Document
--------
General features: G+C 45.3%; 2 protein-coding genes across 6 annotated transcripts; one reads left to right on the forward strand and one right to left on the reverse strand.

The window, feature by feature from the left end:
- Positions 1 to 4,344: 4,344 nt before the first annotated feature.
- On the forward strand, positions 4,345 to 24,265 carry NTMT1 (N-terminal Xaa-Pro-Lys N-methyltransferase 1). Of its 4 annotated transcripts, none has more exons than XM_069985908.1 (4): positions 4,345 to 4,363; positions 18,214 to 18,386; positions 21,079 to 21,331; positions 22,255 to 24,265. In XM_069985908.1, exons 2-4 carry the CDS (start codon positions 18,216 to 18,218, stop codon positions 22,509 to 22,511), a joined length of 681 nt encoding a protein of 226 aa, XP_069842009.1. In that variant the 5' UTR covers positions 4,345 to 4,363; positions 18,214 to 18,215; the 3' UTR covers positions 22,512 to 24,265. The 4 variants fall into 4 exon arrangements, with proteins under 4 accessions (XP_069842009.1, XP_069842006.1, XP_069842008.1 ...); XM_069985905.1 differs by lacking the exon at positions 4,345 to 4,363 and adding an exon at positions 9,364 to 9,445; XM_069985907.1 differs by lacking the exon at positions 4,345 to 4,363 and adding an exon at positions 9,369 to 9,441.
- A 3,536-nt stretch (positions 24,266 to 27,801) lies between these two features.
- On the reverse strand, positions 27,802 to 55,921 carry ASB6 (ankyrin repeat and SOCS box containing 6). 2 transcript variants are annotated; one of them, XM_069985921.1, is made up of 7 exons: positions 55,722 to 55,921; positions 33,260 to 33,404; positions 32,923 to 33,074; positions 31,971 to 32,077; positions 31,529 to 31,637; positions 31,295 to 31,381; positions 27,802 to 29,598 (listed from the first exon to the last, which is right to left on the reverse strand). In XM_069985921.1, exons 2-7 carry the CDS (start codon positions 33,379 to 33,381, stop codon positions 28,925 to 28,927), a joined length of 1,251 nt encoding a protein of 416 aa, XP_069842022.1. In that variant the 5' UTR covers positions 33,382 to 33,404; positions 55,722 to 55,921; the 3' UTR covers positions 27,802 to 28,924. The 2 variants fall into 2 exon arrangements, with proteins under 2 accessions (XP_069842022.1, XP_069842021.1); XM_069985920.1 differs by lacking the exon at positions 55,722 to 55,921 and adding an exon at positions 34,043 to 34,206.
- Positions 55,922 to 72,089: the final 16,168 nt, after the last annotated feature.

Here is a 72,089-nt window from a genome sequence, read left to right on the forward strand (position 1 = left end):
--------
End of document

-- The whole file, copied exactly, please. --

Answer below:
General features: G+C 45.3%; 2 protein-coding genes across 6 annotated transcripts; one reads left to right on the forward strand and one right to left on the reverse strand.

The window, feature by feature from the left end:
- Positions 1 to 4,344: 4,344 nt before the first annotated feature.
- On the forward strand, positions 4,345 to 24,265 carry NTMT1 (N-terminal Xaa-Pro-Lys N-methyltransferase 1). Of its 4 annotated transcripts, none has more exons than XM_069985908.1 (4): positions 4,345 to 4,363; positions 18,214 to 18,386; positions 21,079 to 21,331; positions 22,255 to 24,265. In XM_069985908.1, exons 2-4 carry the CDS (start codon positions 18,216 to 18,218, stop codon positions 22,509 to 22,511), a joined length of 681 nt encoding a protein of 226 aa, XP_069842009.1. In that variant the 5' UTR covers positions 4,345 to 4,363; positions 18,214 to 18,215; the 3' UTR covers positions 22,512 to 24,265. The 4 variants fall into 4 exon arrangements, with proteins under 4 accessions (XP_069842009.1, XP_069842006.1, XP_069842008.1 ...); XM_069985905.1 differs by lacking the exon at positions 4,345 to 4,363 and adding an exon at positions 9,364 to 9,445; XM_069985907.1 differs by lacking the exon at positions 4,345 to 4,363 and adding an exon at positions 9,369 to 9,441.
- A 3,536-nt stretch (positions 24,266 to 27,801) lies between these two features.
- On the reverse strand, positions 27,802 to 55,921 carry ASB6 (ankyrin repeat and SOCS box containing 6). 2 transcript variants are annotated; one of them, XM_069985921.1, is made up of 7 exons: positions 55,722 to 55,921; positions 33,260 to 33,404; positions 32,923 to 33,074; positions 31,971 to 32,077; positions 31,529 to 31,637; positions 31,295 to 31,381; positions 27,802 to 29,598 (listed from the first exon to the last, which is right to left on the reverse strand). In XM_069985921.1, exons 2-7 carry the CDS (start codon positions 33,379 to 33,381, stop codon positions 28,925 to 28,927), a joined length of 1,251 nt encoding a protein of 416 aa, XP_069842022.1. In that variant the 5' UTR covers positions 33,382 to 33,404; positions 55,722 to 55,921; the 3' UTR covers positions 27,802 to 28,924. The 2 variants fall into 2 exon arrangements, with proteins under 2 accessions (XP_069842022.1, XP_069842021.1); XM_069985920.1 differs by lacking the exon at positions 55,722 to 55,921 and adding an exon at positions 34,043 to 34,206.
- Positions 55,922 to 72,089: the final 16,168 nt, after the last annotated feature.

Here is a 72,089-nt window from a genome sequence, read left to right on the forward strand (position 1 = left end):